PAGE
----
Embedded within large-scale protein interaction networks are signaling pathways that encode response cascades in the cell. Unfortunately, even for well-studied species like S. cerevisiae, only a fraction of all true protein interactions are known, which makes it difficult to reason about the exact flow of signals and the corresponding causal relations in the network. To help address this problem, we introduce a framework for predicting new interactions that aid connectivity between upstream proteins (sources) and downstream transcription factors (targets) of a particular pathway. Our algorithms attempt to globally minimize the distance between sources and targets by finding a small set of shortcut edges to add to the network. Unlike existing algorithms for predicting general protein interactions, by focusing on proteins involved in specific responses our approach homes-in on pathway-consistent interactions. We applied our method to extend pathways in osmotic stress response in yeast and identified several missing interactions, some of which are supported by published reports. We also performed experiments that support a novel interaction not previously reported. Our framework is general and may be applicable to edge prediction problems in other domains.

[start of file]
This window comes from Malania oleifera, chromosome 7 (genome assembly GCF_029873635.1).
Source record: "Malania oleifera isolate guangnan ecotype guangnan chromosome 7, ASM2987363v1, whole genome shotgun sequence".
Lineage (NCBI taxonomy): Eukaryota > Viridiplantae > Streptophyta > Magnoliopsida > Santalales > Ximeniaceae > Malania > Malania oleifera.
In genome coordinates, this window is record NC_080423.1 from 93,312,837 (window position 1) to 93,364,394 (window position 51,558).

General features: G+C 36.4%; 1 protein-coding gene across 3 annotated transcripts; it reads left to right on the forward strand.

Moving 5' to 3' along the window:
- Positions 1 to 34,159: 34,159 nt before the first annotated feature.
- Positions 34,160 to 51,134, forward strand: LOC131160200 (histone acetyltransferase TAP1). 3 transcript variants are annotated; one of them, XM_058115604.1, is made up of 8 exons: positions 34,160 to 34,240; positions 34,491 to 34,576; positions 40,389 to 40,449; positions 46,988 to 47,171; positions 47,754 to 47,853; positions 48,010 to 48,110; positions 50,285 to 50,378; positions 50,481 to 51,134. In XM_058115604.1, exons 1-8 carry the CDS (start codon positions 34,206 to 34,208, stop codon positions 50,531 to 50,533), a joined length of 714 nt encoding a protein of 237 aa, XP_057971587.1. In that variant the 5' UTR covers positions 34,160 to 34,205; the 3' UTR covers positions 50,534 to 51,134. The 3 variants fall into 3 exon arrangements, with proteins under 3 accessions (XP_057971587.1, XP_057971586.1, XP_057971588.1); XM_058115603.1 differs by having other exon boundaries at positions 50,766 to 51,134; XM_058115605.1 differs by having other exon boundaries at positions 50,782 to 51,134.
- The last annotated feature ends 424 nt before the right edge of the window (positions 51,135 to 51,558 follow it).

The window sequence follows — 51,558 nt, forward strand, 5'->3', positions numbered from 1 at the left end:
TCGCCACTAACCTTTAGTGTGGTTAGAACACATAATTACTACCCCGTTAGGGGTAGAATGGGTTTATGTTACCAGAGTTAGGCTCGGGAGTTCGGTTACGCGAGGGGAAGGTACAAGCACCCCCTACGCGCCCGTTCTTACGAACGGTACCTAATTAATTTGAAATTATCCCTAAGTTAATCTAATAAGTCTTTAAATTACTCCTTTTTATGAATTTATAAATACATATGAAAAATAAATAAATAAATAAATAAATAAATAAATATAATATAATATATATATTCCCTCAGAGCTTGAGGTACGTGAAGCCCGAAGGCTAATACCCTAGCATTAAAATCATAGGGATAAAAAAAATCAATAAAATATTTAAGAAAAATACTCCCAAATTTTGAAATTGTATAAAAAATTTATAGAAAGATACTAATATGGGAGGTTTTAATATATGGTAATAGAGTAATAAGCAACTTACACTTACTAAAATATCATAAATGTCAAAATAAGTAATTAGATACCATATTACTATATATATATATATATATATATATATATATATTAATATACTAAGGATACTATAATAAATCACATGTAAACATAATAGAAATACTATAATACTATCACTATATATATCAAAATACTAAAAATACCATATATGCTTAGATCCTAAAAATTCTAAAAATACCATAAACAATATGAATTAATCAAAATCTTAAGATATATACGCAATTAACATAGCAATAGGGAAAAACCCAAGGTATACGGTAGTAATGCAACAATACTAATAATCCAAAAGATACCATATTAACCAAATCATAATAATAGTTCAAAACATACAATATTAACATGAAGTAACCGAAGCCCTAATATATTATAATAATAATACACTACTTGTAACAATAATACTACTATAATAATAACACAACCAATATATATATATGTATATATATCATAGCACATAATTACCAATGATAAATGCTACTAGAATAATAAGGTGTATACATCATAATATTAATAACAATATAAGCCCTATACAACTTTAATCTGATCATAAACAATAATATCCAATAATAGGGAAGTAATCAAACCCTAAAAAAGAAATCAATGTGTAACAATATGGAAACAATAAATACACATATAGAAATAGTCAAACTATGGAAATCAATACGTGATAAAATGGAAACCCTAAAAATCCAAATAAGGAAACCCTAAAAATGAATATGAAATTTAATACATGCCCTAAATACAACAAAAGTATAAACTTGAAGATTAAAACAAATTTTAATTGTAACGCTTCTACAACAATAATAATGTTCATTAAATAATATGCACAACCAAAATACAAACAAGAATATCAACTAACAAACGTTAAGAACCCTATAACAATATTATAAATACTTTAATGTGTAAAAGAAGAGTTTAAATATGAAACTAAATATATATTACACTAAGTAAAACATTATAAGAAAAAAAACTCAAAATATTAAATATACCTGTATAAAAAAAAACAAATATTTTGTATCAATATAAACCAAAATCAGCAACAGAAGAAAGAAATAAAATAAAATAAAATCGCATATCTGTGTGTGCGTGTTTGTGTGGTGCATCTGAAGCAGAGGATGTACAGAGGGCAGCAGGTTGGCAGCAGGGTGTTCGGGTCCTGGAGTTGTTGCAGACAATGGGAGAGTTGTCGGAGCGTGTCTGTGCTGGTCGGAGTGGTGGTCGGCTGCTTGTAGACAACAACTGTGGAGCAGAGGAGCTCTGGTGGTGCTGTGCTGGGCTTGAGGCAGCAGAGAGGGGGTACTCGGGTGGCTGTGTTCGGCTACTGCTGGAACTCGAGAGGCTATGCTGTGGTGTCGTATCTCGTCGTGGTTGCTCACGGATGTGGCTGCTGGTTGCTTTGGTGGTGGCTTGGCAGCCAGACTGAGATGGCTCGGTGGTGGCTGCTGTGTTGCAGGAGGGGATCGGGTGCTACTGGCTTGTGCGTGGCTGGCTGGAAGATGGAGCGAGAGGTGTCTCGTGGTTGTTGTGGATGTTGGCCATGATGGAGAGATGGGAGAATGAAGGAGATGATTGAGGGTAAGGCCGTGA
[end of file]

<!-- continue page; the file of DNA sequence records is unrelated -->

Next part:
|Evidence ID||Analyze ID||Interactor||Interactor Systematic Name||Interactor||Interactor Systematic Name||Type||Assay||Annotation||Action||Modification||Phenotype||Source||Reference||Note|
|Evidence ID||Analyze ID||Gene||Gene Systematic Name||Gene Ontology Term||Gene Ontology Term ID||Qualifier||Aspect||Method||Evidence||Source||Assigned On||Annotation Extension||Reference|
|Evidence ID||Analyze ID||Gene||Gene Systematic Name||Phenotype||Experiment Type||Experiment Type Category||Mutant Information||Strain Background||Chemical||Details||Reference|
|Evidence ID||Analyze ID||Regulator||Regulator Systematic Name||Target||Target Systematic Name||Experiment||Assay||Construct||Conditions||Strain Background||Reference|